A 10-year-old boy suffered a serious brain injury, punctured lung and broken ribs after falling off a zipline attraction at a Florida trampoline park. The Tampa Bay Times reported at least three park employees failed to check the child’s harness before the start of the ride. When the boy lost his grip on the front ropes, he plummeted some 25 feet onto a concrete surface. He had to be airlifted to Tampa General Hospital, spending five days undergoing numerous surgeries.
Now, the boy’s mother is suing the trampoline park and the former employees who were responsible for overseeing the ride from which her son fell. The boy’s mother said she had an expectation her son would be reasonably safe because employees would do their jobs.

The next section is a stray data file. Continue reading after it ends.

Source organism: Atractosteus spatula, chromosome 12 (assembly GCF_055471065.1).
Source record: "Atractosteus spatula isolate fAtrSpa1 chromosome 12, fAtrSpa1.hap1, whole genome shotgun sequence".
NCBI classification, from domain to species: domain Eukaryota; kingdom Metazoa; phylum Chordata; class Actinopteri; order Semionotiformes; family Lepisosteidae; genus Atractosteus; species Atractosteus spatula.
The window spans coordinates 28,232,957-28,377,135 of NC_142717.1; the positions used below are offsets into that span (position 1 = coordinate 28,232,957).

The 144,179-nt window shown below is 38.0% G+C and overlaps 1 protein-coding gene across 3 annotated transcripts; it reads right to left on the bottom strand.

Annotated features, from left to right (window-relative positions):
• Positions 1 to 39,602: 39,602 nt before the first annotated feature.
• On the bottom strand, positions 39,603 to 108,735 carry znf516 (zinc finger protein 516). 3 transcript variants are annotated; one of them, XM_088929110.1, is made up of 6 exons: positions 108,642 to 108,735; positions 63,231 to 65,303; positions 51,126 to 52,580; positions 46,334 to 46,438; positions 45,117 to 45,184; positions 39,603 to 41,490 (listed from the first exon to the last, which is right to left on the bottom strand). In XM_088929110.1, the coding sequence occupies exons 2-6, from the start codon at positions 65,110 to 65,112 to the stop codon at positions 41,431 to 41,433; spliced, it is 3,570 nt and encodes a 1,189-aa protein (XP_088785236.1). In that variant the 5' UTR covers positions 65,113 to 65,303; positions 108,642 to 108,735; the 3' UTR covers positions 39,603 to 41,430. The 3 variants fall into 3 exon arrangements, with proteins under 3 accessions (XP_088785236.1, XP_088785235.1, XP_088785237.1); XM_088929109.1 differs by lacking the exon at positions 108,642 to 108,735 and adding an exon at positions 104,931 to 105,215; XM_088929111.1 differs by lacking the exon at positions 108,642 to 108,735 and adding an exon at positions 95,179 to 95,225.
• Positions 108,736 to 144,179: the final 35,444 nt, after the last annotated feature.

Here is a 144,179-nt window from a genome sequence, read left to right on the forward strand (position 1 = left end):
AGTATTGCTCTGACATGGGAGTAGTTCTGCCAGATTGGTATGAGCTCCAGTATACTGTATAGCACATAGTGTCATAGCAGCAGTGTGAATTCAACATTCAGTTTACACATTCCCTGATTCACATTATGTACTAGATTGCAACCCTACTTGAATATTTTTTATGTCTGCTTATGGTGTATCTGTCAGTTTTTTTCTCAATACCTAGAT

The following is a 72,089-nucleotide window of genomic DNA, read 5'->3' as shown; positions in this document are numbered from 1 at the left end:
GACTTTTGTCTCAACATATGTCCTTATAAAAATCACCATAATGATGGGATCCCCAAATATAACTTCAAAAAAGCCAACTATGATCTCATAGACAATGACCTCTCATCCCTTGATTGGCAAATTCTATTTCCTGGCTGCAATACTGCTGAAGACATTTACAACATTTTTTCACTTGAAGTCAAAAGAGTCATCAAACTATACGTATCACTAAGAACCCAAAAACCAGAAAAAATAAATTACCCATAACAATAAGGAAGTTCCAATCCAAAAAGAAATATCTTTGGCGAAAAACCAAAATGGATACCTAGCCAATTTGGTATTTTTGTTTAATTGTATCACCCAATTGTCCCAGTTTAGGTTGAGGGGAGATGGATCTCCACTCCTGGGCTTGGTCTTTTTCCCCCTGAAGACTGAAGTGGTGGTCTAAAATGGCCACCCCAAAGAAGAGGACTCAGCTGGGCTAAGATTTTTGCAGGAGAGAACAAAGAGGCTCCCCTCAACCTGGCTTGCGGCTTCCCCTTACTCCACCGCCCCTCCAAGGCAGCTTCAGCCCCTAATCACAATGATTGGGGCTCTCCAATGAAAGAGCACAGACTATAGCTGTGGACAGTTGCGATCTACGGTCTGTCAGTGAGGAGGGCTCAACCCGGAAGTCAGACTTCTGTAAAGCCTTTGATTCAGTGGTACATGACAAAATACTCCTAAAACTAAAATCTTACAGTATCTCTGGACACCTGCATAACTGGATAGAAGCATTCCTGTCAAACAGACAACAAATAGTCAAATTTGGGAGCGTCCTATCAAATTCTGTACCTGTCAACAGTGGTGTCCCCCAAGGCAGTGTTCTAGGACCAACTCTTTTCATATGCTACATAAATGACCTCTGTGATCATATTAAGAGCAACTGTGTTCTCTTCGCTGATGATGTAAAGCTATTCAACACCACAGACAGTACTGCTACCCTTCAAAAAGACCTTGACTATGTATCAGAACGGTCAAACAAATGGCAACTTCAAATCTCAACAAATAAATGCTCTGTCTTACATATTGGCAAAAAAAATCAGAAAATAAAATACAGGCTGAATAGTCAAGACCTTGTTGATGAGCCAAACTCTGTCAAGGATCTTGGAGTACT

This trampoline park, like many hundreds of others that exist throughout the state, requires patrons (or parents of minor patrons) to sign a waiver of liability agreeing not to sue the business if they are hurt. Furthermore, safety warnings are posted on the company’s website, with one notice in bold lettering indicating that “Trampolining is an action/extreme sport and is an inherently dangerous risk. Jump at your own risk and within your own ability.”
Will this be enough to protect the company from liability in a case like this? Continue reading